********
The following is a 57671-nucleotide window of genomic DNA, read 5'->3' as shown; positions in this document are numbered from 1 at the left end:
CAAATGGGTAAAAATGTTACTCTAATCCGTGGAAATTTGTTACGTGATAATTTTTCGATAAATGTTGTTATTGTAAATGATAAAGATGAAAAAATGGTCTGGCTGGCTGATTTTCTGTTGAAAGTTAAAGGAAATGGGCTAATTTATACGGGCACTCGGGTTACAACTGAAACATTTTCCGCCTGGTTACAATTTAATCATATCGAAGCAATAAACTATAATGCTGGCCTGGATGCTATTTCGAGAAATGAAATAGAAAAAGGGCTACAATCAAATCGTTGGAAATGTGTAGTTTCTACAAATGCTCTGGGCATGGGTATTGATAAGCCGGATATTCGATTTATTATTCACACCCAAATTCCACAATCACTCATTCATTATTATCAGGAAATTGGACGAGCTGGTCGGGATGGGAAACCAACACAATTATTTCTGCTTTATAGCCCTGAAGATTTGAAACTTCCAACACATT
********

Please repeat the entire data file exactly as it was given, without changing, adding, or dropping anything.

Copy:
The following is a 57671-nucleotide window of genomic DNA, read 5'->3' as shown; positions in this document are numbered from 1 at the left end:
CAAATGGGTAAAAATGTTACTCTAATCCGTGGAAATTTGTTACGTGATAATTTTTCGATAAATGTTGTTATTGTAAATGATAAAGATGAAAAAATGGTCTGGCTGGCTGATTTTCTGTTGAAAGTTAAAGGAAATGGGCTAATTTATACGGGCACTCGGGTTACAACTGAAACATTTTCCGCCTGGTTACAATTTAATCATATCGAAGCAATAAACTATAATGCTGGCCTGGATGCTATTTCGAGAAATGAAATAGAAAAAGGGCTACAATCAAATCGTTGGAAATGTGTAGTTTCTACAAATGCTCTGGGCATGGGTATTGATAAGCCGGATATTCGATTTATTATTCACACCCAAATTCCACAATCACTCATTCATTATTATCAGGAAATTGGACGAGCTGGTCGGGATGGGAAACCAACACAATTATTTCTGCTTTATAGCCCTGAAGATTTGAAACTTCCAACACATT